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Deputy told: Quit or be fired

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GREENFIELD — A sheriff’s deputy with a prior suspension on his record for coming to work with a odor of alcohol on his breath now faces termination for showing up drunk to visit a fellow officer in the hospital.

Jessy Walley, 25, was one of many officers who went to IU Health Methodist Hospital in Indianapolis when word spread that a local officer had been shot in the line of duty July 27.

Patrolman Matt Fox’s brothers in blue came in force to show support for the Fortville patrolman and his family. But when Walley arrived, it was clear something was wrong, officials said.

“He was intoxicated,” Sheriff Mike Shepherd said Friday. “Took a cab from whatever bar he was at.”Shepherd said he wasn’t at the hospital when Walley, a second-shift officer who was off duty, arrived, but he soon received a call that the deputy appeared to be under the influence.

Walley had been drinking with friends when he received word that Fox had been shot several times during a traffic stop, and he decided to take a taxi to the hospital, Shepherd said.

When Walley arrived, he was short on cab fare and had a confrontation with the taxi driver. He then went into the hospital, where others noticed he was staggering and smelled of alcohol, Shepherd said.

“It apparently was obvious to people that saw him that he was intoxicated,” Shepherd said. “Several people noticed it and commented about it. I’m just not going tolerate that. He’s still representing the sheriff’s department.”

Walley was escorted from the hospital and driven home. He was not arrested.

The incident marks the second for which Walley, who joined the department in the spring of 2011, has been disciplined.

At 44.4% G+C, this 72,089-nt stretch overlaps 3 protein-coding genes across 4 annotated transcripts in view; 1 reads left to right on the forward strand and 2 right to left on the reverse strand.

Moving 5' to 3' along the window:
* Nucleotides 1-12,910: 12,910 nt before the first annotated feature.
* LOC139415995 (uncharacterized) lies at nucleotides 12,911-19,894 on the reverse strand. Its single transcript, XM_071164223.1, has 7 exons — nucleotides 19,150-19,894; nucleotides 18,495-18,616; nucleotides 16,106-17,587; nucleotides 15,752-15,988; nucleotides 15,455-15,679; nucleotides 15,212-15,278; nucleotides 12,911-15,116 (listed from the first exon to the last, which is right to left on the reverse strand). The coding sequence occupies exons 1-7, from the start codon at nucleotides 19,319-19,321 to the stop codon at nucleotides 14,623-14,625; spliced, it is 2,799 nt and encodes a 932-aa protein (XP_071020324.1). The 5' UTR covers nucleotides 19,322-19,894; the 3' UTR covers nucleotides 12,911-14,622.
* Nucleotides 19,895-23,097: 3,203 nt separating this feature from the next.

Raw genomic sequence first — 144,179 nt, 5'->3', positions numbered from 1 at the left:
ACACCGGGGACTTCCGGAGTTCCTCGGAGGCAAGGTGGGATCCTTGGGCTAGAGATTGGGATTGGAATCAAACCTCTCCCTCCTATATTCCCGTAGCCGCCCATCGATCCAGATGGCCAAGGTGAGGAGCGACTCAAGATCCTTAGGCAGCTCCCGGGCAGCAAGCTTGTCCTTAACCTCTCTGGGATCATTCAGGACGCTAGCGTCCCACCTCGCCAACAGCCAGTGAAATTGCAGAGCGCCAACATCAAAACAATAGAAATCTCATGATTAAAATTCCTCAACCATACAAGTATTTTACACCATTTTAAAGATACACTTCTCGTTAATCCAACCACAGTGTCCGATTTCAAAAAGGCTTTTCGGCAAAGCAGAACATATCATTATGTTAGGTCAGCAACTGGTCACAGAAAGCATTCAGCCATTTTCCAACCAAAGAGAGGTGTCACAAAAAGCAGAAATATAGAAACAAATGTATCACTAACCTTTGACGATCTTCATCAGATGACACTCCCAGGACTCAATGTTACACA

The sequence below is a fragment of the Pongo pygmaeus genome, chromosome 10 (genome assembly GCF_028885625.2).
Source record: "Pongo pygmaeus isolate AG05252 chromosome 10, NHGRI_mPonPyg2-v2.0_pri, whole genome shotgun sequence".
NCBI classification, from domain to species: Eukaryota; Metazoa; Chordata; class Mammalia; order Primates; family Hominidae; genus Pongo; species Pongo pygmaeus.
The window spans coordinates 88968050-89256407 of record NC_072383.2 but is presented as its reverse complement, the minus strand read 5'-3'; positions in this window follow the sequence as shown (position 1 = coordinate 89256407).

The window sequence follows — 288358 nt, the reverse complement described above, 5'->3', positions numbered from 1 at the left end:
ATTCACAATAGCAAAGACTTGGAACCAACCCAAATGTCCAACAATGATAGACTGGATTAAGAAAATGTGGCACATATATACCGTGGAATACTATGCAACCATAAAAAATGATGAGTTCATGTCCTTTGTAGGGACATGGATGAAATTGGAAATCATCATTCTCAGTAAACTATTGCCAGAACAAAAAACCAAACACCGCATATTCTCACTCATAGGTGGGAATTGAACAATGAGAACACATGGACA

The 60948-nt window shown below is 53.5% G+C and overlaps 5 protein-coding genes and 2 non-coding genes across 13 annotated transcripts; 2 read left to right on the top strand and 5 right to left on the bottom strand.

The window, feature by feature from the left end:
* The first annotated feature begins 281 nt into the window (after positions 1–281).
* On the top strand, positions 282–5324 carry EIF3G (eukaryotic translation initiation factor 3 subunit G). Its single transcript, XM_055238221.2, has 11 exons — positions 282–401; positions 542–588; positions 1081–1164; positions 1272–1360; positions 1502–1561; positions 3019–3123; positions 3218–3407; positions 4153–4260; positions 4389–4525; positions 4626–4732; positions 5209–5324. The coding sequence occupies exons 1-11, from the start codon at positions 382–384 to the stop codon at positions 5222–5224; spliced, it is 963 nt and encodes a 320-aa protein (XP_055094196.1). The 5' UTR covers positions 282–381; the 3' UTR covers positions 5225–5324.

On New Year’s Day, Walley was reprimanded by superiors for not arriving to start his shift on time. He arrived for his 6 a.m. shift Jan. 1 around 7 a.m., prompting a supervisor to pull him aside to discuss why he was late.

The supervisor then smelled an odor of alcohol on Walley’s breath and asked him to take a breath test, which registered a blood-alcohol level of 0.02.

Walley did not complete his shift that day and was driven home by another officer. He was suspended for 15 days, and his take-home car privileges were suspended for 30 days.

At the time, Walley was referred for an evaluation through the department’s employee assistance program, and officials with the program determined he did not have a problem with alcohol and recommended he keep his job.

But two incidents cannot be overlooked, Shepherd said.

“If this was the only thing that he did, if he hadn’t been in trouble before, … maybe a suspension,” Shepherd said. “It was his choosing, his poor choices. I don’t want to take a chance on another one.”

When Walley was suspended in January, his probationary period – during which an officer can be fired without having a hearing before the Sheriff’s Merit Board – was extended six months.

That probationary period would have been completed in September.

Shepherd first met with Walley Tuesday to discuss the incident at the hospital. Thursday, he told Walley if he did not resign, he would be fired.

Shepherd said Walley had asked for some time to think it over. He had not resigned as of press time Friday.

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